WIPO Arbitration and Mediation Center
ADMINISTRATIVE PANEL DECISION
Fiat Auto. v. Italienska
Case No. DBIZ2002-00030
1. The Parties
Complainant in this proceeding is Fiat Auto S.p.A., Corso Agnelli 200, 10135 Torino, Italy.
Respondent is Italienska Bil, box 324, Sollentuna 192 39, Sweden.
2. Domain Name and Registrar
This dispute concerns the domain name <fiat.biz>.
The Registrar with which the domain name is registered is Nameengine, Inc.
3. Procedural History
The WIPO Arbitration and Mediation Center (the Center) received a complaint on April 18, 2002, pursuant to the Start-Up Trademark Opposition Policy for .biz ("STOP Policy"), the Rules for Start-Up Trademark Opposition Policy ("STOP Rules") and the WIPO Supplemental Rules for Start-up Trademark Opposition Policy for .biz ("WIPO Supplemental STOP Rules")on April 24, 2002. The Notification of STOP Complaint and Commencement of Administrative Proceeding was sent on May 14, 2002. Respondent default was notified on June 10, 2002. The notification of the appointment of the Panel was sent on June 28, 2002. The file was transmitted to the Panelist on the same day.
4. Factual Background and Partiesí Contentions
A. The Trademark
The complaint is based on the "fiat" trademark.
Complainant is the owner among other ones of the community trademark "fiat", registration nį 334854.
B. The Complaint
In its complaint Complainant alleges that the disputed domain name is identical with its trademark.
Complainant alleges that Respondent has no right or legitimate interest in the domain name.
Complainant alleges that Respondent registered the domain name in bad faith as Respondent must have been aware of the famous "fiat" trademark and as Respondent is preventing Complainant from registering a .biz domain name corresponding to its trademark.
C. The Response
The respondent has not forwarded any response.
5. Discussion and Findings
a) Trademark Identical to the Domain Name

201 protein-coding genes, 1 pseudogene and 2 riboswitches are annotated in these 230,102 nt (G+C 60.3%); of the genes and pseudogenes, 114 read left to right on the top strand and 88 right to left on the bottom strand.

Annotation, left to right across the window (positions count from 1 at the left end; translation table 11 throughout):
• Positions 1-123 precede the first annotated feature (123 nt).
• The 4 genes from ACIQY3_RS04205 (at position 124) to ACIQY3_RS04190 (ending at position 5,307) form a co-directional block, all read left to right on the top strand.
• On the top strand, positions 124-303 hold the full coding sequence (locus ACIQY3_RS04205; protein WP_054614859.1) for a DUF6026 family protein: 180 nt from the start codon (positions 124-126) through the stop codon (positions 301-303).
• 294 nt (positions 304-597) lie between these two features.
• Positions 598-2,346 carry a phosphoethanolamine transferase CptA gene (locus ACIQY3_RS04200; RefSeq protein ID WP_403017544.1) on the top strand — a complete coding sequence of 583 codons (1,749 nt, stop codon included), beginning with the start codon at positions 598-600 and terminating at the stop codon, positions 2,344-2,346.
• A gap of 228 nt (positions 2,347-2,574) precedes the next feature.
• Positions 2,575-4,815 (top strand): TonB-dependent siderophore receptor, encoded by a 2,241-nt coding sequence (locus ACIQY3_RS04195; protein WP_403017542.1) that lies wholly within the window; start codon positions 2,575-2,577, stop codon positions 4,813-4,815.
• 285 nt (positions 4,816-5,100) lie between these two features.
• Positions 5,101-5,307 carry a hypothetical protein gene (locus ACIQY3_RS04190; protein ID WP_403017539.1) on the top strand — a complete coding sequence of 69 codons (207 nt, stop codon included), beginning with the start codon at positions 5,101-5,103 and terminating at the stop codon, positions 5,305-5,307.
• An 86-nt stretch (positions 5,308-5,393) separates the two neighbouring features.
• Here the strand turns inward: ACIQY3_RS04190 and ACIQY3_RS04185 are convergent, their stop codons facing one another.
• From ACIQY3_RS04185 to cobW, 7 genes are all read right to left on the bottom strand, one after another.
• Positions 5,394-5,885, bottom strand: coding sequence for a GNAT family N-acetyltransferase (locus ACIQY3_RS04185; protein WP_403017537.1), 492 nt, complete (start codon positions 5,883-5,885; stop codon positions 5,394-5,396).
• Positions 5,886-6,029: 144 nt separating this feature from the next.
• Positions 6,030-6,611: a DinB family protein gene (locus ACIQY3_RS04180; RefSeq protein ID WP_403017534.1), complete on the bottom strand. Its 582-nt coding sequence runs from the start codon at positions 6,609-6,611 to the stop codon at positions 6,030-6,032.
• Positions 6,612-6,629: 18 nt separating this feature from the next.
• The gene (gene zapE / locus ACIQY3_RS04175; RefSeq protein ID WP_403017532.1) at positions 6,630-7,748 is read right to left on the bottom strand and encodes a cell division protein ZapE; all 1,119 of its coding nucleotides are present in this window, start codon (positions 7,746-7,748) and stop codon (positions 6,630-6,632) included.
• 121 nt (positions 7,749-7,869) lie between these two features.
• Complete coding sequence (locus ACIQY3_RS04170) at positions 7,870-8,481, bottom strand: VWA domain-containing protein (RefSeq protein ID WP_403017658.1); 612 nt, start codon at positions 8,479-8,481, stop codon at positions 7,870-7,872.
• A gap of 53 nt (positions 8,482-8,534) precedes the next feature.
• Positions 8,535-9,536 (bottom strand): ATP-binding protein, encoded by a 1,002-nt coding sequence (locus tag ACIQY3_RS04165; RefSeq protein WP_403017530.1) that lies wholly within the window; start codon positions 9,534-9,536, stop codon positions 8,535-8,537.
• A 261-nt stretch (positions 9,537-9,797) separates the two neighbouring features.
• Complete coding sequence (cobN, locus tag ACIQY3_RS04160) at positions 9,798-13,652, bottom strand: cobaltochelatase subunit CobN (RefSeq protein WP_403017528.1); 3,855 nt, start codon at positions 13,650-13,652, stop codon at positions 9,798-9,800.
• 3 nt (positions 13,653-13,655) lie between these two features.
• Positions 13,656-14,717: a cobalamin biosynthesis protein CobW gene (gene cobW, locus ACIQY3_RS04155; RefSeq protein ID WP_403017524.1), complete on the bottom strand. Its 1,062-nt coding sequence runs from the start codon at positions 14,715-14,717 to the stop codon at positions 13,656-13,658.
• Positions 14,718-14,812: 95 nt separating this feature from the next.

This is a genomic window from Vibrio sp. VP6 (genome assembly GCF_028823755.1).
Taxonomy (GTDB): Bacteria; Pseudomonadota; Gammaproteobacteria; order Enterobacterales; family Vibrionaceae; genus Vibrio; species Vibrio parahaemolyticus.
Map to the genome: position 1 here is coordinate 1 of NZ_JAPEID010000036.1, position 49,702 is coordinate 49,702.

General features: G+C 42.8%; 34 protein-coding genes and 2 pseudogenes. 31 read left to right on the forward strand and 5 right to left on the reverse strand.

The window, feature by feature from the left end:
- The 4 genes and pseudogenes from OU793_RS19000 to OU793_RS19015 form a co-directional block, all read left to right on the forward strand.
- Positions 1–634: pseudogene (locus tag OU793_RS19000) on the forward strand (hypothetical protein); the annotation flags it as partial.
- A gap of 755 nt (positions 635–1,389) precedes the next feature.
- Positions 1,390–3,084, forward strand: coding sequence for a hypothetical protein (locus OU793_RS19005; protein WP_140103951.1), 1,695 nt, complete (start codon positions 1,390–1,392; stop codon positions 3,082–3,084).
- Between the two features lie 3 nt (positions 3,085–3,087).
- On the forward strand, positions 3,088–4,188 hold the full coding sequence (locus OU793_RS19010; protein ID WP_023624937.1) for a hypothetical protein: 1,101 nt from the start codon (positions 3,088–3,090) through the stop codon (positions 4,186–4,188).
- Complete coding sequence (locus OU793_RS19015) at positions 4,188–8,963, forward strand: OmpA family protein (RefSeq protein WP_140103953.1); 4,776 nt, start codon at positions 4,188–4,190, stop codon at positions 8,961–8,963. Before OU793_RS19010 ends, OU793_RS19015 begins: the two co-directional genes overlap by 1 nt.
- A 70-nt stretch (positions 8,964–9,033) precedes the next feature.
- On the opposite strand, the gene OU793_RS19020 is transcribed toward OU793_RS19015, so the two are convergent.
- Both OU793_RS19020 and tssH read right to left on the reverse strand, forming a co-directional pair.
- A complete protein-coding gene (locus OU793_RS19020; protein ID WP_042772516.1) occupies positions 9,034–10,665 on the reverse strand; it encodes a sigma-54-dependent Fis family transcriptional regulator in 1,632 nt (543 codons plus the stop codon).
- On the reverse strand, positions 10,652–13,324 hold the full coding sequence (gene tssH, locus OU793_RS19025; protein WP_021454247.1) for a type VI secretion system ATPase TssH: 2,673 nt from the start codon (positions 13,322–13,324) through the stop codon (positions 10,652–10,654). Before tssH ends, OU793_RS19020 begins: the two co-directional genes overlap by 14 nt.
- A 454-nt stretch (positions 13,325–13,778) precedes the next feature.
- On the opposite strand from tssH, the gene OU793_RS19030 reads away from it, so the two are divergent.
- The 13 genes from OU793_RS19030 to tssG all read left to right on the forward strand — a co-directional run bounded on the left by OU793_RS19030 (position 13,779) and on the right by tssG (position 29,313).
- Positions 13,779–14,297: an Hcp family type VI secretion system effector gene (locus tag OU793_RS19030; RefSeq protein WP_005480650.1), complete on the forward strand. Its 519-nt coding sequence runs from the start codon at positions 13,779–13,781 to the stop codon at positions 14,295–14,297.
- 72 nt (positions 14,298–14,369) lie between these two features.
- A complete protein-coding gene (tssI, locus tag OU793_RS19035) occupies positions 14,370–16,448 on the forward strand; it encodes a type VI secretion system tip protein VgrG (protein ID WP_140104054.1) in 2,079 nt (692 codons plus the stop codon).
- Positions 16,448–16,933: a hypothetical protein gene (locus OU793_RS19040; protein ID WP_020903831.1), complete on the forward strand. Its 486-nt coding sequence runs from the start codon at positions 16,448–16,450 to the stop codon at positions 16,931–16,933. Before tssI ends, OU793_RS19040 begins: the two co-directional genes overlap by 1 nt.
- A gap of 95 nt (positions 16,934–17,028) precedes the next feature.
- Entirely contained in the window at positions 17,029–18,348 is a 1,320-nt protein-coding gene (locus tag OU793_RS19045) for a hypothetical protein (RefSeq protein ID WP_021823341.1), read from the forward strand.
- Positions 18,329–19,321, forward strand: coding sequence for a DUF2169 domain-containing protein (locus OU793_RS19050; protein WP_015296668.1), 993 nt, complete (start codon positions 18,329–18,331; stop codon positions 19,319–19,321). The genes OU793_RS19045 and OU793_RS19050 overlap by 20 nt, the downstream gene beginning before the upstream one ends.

There is no doubt that the domain name <fiat.biz> is identical with the Complainantís trademark as the top level domain name .biz is not a distinguishing feature.
(b) Respondent's Rights or Legitimate Interests in the Domain Name
The respondent defaulting in the present proceedings has not provided evidence of any circumstance giving rise to a right or legitimate interest in the domain name.
(c) Domain Name Registered or Used in Bad Faith
Respondent has not made any positive action, such as offering to sell the domain name to Complainant or a competitor of Complainant. The strong reputation of Complainant, which is a well-known company throughout the world, and its "fiat" trademark, which is also well-known worldwide, leads one to the conclusion that the Respondent registered the domain name in bad faith. The Complainant's mark is too well-known for the Respondent not to have been aware that registration of domain name would infringe upon the rights of a third party. The registration of the domain name combined with Respondentís failure to provide any actual or contemplated intention of good faith use of the domain name, is further evidence of bad faith (see Compaq Computer Corporation v. Boris Beric, WIPO Case No. D2000-0042). Further, any potential use of the domain name, which is identical to Complainantís well-known trademark, would inevitably lead people to believe that Respondent and Respondentís website are in some way associated with Complainant. Due to the international notoriety of Complainant, potential use of the disputed domain name is equivalent to actual use in regard of a finding of bad faith (see Red Bull GmbH v. Harold Gutch, WIPO Case No. D2000-0766).
In the light of the foregoing, the Panel decides that the domain name registered by Respondent is identical to the corresponding trademarks of Complainant, that Respondent has no rights to or legitimate interests in respect of this domain name and that the domain name in issue has been registered or is being used in bad faith by Respondent.
Accordingly the Panel requires that the registration of the domain name <fiat.biz> be transferred to Complainant.
Dated: July 18, 2002